# Can $\emptyset$ be reducible to any other language? [duplicate]

While solving some question, that involved the empty set $\emptyset$, I was really wondering, is $\emptyset$ reducible to any other language, i.e., $\emptyset \leq A$ such that $A$ is a language over a given alphabet $\Sigma^*$?

I mean, one can never take $x \in \emptyset$, right? or am I missing anything?

Maybe $\emptyset \leq \emptyset$? because if I take a reduction $f$ such that $x \in \emptyset \Leftrightarrow f(x) \in \emptyset$, this is always true, because $x \in \emptyset$ is never true and $f(x) \in \emptyset$ is also never true, so that function is a reduction function in the empty-concept, no?

## marked as duplicate by D.W.♦, Luke Mathieson, vonbrand, András Salamon, KavehFeb 7 '14 at 6:14

• Didn't you get the answer here already? – Raphael Jan 10 '14 at 15:38
• Since that research came up, no. – TheNotMe Jan 10 '14 at 19:41
• When you say "any", do you mean "there exists" or "for all"? Hint: try to avoid use of the word "any" as a quantifier, as its meaning is ambiguous. – D.W. Jan 11 '14 at 6:44

Recall that: a (many-one) reduction from $$A \subseteq \Sigma^{*}$$ to $$B \subseteq \Sigma^{*}$$ is a map $$f : \Sigma^{*} \to \Sigma^{*}$$ such that $$x \in A \iff f(x) \in B$$ for all $$x \in \Sigma^{*}$$. We usually put extra conditions on $$f$$, such as polytime computable, but let us not dwell on that here. We write $$A \leq B$$ when there is such an $$f$$ and say that $$A$$ is reducible to $$B$$.

The statement $$A \leq B$$ may be written in logical notation as $$\exists f : \Sigma^{*} \to \Sigma^{*} . \forall x \in \Sigma^{*} . (x \in A \Leftrightarrow f(x) \in B).$$

It is a basic exercise in logic to figure out that:

1. $$\emptyset \leq B$$ is equivalent to $$\exists f : \Sigma^{*} \to \Sigma^{*} . \forall x \in \Sigma^{*} . f(x) \not\in B,$$ which is equivalent to $$B \neq \Sigma^{*}$$.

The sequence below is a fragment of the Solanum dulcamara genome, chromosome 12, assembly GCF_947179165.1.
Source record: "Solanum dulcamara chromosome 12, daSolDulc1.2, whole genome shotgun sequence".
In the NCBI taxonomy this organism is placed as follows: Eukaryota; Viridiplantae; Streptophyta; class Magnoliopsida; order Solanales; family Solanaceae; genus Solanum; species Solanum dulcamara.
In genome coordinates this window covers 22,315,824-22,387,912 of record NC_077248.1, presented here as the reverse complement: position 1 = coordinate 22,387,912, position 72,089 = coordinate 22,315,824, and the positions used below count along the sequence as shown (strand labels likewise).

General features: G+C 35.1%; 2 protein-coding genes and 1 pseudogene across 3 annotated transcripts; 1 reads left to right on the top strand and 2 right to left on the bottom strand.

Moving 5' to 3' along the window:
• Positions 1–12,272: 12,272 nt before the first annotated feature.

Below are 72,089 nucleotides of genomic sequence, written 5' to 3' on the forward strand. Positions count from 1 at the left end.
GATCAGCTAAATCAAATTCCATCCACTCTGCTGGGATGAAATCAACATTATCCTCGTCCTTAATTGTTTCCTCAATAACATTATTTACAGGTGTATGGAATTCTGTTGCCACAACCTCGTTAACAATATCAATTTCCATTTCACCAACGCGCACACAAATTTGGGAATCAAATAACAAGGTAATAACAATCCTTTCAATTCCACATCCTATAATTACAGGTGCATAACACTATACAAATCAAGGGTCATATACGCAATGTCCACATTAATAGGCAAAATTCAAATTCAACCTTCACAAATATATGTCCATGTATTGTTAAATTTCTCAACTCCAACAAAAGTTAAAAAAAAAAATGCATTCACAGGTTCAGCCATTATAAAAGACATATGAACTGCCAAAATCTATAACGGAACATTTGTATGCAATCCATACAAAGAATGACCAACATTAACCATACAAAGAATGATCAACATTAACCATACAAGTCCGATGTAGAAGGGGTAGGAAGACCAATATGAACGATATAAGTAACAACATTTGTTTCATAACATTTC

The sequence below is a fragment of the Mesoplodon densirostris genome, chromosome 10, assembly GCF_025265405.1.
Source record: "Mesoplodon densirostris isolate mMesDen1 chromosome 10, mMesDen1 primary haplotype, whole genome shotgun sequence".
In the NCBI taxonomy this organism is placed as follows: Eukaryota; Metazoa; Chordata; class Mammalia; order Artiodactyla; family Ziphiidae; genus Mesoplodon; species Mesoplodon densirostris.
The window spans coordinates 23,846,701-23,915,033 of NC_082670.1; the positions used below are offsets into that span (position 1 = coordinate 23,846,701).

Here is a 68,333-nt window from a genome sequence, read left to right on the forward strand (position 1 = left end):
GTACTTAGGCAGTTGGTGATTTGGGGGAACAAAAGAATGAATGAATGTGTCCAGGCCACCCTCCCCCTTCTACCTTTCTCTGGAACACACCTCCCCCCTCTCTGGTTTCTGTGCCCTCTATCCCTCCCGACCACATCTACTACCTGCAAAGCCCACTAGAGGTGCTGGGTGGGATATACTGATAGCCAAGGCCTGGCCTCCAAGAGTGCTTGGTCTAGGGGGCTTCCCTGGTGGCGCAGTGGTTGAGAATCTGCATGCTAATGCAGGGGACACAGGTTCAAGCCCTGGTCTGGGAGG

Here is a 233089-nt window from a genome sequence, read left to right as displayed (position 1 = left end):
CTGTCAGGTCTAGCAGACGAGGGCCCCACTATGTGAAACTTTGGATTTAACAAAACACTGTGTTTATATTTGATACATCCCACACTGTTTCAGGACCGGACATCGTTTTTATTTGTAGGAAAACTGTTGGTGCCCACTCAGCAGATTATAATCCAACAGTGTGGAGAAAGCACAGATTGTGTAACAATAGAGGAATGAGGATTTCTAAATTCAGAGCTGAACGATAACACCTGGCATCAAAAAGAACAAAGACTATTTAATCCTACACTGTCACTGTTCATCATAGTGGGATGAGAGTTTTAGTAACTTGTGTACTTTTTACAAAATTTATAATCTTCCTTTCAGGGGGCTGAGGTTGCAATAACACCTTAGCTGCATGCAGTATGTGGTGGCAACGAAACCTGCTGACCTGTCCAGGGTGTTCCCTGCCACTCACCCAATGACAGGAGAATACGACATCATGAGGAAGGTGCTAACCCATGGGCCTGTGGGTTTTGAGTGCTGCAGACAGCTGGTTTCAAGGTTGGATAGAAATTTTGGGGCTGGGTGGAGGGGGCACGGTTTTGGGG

2. $$A \leq \emptyset$$ is equivalent to $$\exists f : \Sigma^{*} \to \Sigma^{*} . \forall x \in \Sigma^{*} . x \not\in A,$$ which is equivalent to $$A = \emptyset$$.

Thus, only the empty set is reducible to the empty set, while the empty set is reducible to every set, except $$\Sigma^{*}$$.

• Extra question on my hands here: What about $\Sigma^*$? is it reducible to any other set except $\Sigma^*?$ – TheNotMe Jan 10 '14 at 19:52
• @TheNotMe The last sentence of my answer answers precisely that question! – David Richerby Jan 10 '14 at 20:54
• So $\Sigma^*$ is only reducible to $\Sigma^*$ yes? – TheNotMe Jan 10 '14 at 21:14

$\emptyset$ can be reduced to any other language $L$ except $\Sigma^*$.

Remember that a reduction from $L_1$ to $L_2$ has to map "yes" instances of $L_1$ to "yes" instances of $L_2$ and "no" instances of $L_1$ to "no" instances of $L_2$. Every input is a "no" instance of the language $\emptyset$ so, to reduce $\emptyset$ to any $L\neq \Sigma^*$, you just need to choose some word $w\notin L$ and your reduction maps everything to $w$. Obviously, for $L=\Sigma^*$, this doesn't work because there's no $w$ you could use.

Similarly, $\Sigma^*$ can be reduced to any other language except $\emptyset$.